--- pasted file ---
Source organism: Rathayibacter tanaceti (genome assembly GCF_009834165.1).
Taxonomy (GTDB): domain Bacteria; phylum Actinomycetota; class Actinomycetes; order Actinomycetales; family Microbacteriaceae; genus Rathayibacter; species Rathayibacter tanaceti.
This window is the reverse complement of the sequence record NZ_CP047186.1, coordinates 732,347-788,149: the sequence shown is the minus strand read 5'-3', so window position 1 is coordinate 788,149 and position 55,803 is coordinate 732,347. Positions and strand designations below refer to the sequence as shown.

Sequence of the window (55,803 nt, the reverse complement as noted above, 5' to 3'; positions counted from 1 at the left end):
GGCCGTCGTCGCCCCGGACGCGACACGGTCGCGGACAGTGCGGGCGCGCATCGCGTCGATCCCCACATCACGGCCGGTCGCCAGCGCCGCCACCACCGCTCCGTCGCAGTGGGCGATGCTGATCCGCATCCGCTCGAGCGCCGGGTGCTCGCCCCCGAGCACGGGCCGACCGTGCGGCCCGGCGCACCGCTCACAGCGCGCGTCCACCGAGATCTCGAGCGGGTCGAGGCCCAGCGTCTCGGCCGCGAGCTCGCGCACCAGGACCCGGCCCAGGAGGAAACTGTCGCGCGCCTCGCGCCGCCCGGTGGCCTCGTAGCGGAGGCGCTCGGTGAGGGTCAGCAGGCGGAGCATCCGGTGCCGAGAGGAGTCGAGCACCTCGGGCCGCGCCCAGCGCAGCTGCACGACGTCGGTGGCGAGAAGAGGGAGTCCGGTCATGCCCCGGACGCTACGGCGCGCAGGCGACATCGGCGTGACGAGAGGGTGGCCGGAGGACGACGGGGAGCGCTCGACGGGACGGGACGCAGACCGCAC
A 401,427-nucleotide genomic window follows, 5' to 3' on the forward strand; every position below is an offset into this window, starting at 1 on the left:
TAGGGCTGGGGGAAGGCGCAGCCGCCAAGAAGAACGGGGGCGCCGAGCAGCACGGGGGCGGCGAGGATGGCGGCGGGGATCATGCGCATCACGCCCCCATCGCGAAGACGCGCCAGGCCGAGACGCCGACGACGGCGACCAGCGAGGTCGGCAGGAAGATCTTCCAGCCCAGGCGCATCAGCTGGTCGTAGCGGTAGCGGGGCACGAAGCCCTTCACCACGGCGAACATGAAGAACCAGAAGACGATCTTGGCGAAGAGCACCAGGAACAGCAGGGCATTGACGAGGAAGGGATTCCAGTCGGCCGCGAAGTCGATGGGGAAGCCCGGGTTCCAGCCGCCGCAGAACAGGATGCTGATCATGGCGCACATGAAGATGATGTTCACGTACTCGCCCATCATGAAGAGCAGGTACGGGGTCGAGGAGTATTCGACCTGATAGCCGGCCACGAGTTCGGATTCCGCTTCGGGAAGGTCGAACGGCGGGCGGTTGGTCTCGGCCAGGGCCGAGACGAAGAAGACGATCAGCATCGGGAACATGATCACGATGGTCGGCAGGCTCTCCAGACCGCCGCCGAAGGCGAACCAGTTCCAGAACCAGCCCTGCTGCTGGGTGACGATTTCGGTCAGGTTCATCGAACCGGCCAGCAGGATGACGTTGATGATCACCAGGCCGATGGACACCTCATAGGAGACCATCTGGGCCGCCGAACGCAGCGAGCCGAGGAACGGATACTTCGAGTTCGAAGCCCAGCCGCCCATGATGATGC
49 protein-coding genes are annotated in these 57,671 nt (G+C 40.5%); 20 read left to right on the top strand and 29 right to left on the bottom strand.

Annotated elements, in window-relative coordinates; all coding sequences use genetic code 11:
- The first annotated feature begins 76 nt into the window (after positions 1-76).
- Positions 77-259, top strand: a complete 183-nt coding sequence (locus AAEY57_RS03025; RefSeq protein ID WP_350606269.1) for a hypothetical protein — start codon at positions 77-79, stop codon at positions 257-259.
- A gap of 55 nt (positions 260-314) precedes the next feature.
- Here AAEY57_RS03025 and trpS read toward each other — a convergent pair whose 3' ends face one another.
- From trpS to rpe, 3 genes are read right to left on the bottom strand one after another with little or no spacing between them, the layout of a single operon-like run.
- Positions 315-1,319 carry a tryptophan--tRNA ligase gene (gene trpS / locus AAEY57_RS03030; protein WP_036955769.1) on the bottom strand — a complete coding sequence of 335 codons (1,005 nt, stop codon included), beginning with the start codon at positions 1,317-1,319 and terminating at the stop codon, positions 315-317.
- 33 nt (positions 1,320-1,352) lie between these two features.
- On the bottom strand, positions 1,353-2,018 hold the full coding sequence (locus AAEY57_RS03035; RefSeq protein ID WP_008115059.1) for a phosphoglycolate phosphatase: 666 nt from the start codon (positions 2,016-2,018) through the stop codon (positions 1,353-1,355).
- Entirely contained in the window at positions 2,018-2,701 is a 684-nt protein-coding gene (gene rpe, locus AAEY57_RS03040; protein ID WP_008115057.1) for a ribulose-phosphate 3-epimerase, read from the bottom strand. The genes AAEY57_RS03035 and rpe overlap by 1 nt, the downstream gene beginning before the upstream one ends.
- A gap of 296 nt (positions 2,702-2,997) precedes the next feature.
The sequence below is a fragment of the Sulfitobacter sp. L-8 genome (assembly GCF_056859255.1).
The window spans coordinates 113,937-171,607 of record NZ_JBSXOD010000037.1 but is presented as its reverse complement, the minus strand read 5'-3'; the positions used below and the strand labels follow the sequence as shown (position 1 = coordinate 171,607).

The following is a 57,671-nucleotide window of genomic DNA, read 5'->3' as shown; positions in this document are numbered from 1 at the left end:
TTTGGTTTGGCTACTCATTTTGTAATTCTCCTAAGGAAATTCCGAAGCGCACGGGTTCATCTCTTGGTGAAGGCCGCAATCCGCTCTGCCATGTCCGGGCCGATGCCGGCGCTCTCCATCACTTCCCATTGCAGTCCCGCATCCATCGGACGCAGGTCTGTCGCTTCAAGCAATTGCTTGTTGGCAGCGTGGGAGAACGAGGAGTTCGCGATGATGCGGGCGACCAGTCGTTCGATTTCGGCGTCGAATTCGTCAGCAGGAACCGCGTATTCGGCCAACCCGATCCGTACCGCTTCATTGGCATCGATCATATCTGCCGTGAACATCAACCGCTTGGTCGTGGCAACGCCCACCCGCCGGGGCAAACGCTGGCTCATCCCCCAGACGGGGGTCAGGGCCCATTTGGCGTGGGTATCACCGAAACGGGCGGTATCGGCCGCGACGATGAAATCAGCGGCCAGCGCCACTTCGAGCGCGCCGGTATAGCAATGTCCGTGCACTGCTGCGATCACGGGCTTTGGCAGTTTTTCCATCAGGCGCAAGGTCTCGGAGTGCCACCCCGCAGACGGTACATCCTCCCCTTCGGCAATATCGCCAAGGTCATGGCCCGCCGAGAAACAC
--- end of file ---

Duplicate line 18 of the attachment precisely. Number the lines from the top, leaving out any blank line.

- Entirely contained in the window at positions 2,018-2,701 is a 684-nt protein-coding gene (gene rpe, locus AAEY57_RS03040; protein ID WP_008115057.1) for a ribulose-phosphate 3-epimerase, read from the bottom strand. The genes AAEY57_RS03035 and rpe overlap by 1 nt, the downstream gene beginning before the upstream one ends.